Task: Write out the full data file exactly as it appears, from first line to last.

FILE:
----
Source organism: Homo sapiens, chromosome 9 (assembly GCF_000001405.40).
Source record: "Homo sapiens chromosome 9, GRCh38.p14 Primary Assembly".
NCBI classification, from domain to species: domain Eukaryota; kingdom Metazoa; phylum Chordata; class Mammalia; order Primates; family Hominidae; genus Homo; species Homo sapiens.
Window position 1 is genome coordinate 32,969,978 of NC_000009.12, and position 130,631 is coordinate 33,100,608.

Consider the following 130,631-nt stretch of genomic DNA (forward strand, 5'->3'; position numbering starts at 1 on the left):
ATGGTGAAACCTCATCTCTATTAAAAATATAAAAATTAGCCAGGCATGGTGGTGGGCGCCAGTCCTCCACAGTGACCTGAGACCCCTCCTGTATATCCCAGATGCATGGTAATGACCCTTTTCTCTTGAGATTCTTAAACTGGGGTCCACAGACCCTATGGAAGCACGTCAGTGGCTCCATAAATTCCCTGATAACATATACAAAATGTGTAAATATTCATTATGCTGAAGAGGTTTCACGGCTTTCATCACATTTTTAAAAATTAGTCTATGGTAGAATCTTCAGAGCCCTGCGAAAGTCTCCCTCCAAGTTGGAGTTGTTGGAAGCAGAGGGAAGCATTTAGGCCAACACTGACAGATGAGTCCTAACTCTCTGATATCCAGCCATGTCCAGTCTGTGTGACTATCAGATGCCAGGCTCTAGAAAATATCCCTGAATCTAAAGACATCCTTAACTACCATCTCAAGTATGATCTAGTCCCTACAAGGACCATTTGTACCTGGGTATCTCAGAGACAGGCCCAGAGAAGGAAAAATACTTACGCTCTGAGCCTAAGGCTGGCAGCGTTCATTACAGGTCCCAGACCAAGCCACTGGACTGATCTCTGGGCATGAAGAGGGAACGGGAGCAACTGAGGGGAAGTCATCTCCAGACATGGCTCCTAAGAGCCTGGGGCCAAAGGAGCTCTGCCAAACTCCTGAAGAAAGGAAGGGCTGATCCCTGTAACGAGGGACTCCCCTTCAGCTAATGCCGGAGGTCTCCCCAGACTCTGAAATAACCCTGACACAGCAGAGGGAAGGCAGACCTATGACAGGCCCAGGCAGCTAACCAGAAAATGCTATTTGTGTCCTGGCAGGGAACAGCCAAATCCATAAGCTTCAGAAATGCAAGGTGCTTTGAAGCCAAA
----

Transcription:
Source organism: Homo sapiens, chromosome 9 (assembly GCF_000001405.40).
Source record: "Homo sapiens chromosome 9, GRCh38.p14 Primary Assembly".
NCBI classification, from domain to species: domain Eukaryota; kingdom Metazoa; phylum Chordata; class Mammalia; order Primates; family Hominidae; genus Homo; species Homo sapiens.
Window position 1 is genome coordinate 32,969,978 of NC_000009.12, and position 130,631 is coordinate 33,100,608.

Consider the following 130,631-nt stretch of genomic DNA (forward strand, 5'->3'; position numbering starts at 1 on the left):
ATGGTGAAACCTCATCTCTATTAAAAATATAAAAATTAGCCAGGCATGGTGGTGGGCGCCAGTCCTCCACAGTGACCTGAGACCCCTCCTGTATATCCCAGATGCATGGTAATGACCCTTTTCTCTTGAGATTCTTAAACTGGGGTCCACAGACCCTATGGAAGCACGTCAGTGGCTCCATAAATTCCCTGATAACATATACAAAATGTGTAAATATTCATTATGCTGAAGAGGTTTCACGGCTTTCATCACATTTTTAAAAATTAGTCTATGGTAGAATCTTCAGAGCCCTGCGAAAGTCTCCCTCCAAGTTGGAGTTGTTGGAAGCAGAGGGAAGCATTTAGGCCAACACTGACAGATGAGTCCTAACTCTCTGATATCCAGCCATGTCCAGTCTGTGTGACTATCAGATGCCAGGCTCTAGAAAATATCCCTGAATCTAAAGACATCCTTAACTACCATCTCAAGTATGATCTAGTCCCTACAAGGACCATTTGTACCTGGGTATCTCAGAGACAGGCCCAGAGAAGGAAAAATACTTACGCTCTGAGCCTAAGGCTGGCAGCGTTCATTACAGGTCCCAGACCAAGCCACTGGACTGATCTCTGGGCATGAAGAGGGAACGGGAGCAACTGAGGGGAAGTCATCTCCAGACATGGCTCCTAAGAGCCTGGGGCCAAAGGAGCTCTGCCAAACTCCTGAAGAAAGGAAGGGCTGATCCCTGTAACGAGGGACTCCCCTTCAGCTAATGCCGGAGGTCTCCCCAGACTCTGAAATAACCCTGACACAGCAGAGGGAAGGCAGACCTATGACAGGCCCAGGCAGCTAACCAGAAAATGCTATTTGTGTCCTGGCAGGGAACAGCCAAATCCATAAGCTTCAGAAATGCAAGGTGCTTTGAAGCCAAA